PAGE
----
Lay the ironed fabric flat on a clean table, and place the pattern on top of it.
Before you trace the pattern on the fabric, add an extra half inch to all sides to account for the “hem” – the fabric you’ll need to fold over the inside edge of the lamp shade.
Cut out the fabric and again lay flat on the table with the underside on top. It should now look like this:
Make sure your lampshade is clean and dry. I didn’t have a lint roller, so I used some rolled up masking tape to pull off dust and lint before the final adhesive step.
Grab some multi-purpose spray adhesive (I used Elmer’s, cause I liked the picture of the smiling cow on it).
WARNING: This is krazy glue in aerosol form. Think about that for a minute. And think about a coat of krazy glue over all your nice things, if you have nice things (I don’t). Then open the back window as far as you can and stick your lampshade out the window. With your other hand out the window, spray some glue all over the outside of the shade, and also a little bit around the top and bottom inside where you’ll fold the fabric over.
Place the lampshade over the fabric so that the seam lines up with the outer edge of the fabric; center the shade so that you have a half inch of fabric on the top and bottom for folding over.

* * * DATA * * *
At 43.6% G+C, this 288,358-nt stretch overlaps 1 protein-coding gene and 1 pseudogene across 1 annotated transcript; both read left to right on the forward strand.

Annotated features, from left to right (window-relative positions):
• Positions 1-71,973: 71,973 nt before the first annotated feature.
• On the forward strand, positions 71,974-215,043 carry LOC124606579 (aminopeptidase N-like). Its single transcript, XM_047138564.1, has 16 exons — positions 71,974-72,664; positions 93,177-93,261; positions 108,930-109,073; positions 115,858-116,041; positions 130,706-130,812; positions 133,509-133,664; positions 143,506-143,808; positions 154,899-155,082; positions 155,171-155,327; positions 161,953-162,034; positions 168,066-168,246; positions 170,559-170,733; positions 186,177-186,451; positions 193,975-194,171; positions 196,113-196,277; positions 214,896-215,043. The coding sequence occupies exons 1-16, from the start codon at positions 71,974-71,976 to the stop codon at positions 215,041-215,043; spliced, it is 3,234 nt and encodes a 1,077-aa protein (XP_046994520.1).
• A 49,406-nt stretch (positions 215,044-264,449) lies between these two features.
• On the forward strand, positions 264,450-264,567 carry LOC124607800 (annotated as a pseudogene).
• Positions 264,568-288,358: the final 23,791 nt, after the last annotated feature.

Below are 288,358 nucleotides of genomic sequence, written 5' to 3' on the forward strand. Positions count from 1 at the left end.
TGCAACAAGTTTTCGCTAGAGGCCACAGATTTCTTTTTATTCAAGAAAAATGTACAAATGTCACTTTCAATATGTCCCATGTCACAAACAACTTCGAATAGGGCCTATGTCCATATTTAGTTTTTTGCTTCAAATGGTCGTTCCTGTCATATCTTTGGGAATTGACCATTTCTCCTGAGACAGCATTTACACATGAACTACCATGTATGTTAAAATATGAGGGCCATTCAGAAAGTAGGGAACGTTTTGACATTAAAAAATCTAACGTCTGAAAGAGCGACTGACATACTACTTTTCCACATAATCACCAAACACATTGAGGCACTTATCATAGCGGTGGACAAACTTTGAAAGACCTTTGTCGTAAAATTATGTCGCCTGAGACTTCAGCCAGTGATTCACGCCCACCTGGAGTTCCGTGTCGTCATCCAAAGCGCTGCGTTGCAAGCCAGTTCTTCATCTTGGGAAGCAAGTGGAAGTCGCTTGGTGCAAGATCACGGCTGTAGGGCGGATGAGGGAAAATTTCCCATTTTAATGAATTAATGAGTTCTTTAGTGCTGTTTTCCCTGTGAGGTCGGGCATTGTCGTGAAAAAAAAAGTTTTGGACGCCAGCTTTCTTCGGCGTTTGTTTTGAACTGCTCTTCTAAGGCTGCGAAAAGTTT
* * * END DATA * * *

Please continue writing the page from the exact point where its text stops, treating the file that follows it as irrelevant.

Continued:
Carefully roll the sticky shade over the fabric, pulling and smoothing the fabric as you go. You have a couple of minutes before the glue sets, so if the fabric isn’t going on straight, pull it off and start from the beginning. It took me a couple of tries.
Fold the very end of the fabric over itself and lightly spray with glue to create a finished “hem.” Add a little more glue and press the “hem” down over your starting point.
Pull the extra half inch of fabric over the top and bottom of the shade and press down.
Let the glue dry overnight and screw the shade onto the lamp:
How does it look in the kids’ room? (Not that they appreciate it anyway):
Reblogged this on Artiary Graphournal and commented:
Genius! I love restoring old junk, its such a rewarding experience … Most of the time anyways.
Another great job. Another 5 minutes of unseemly snorting and giggling as I read the post. Another half hour of futile alley-envy. They just don’t dump the stuff here that you seem to access….
I may or may noy paint my shades or try to fix my ugly lamps, but I will do a little happy dance for finding your site. Enjoy your sense of humor.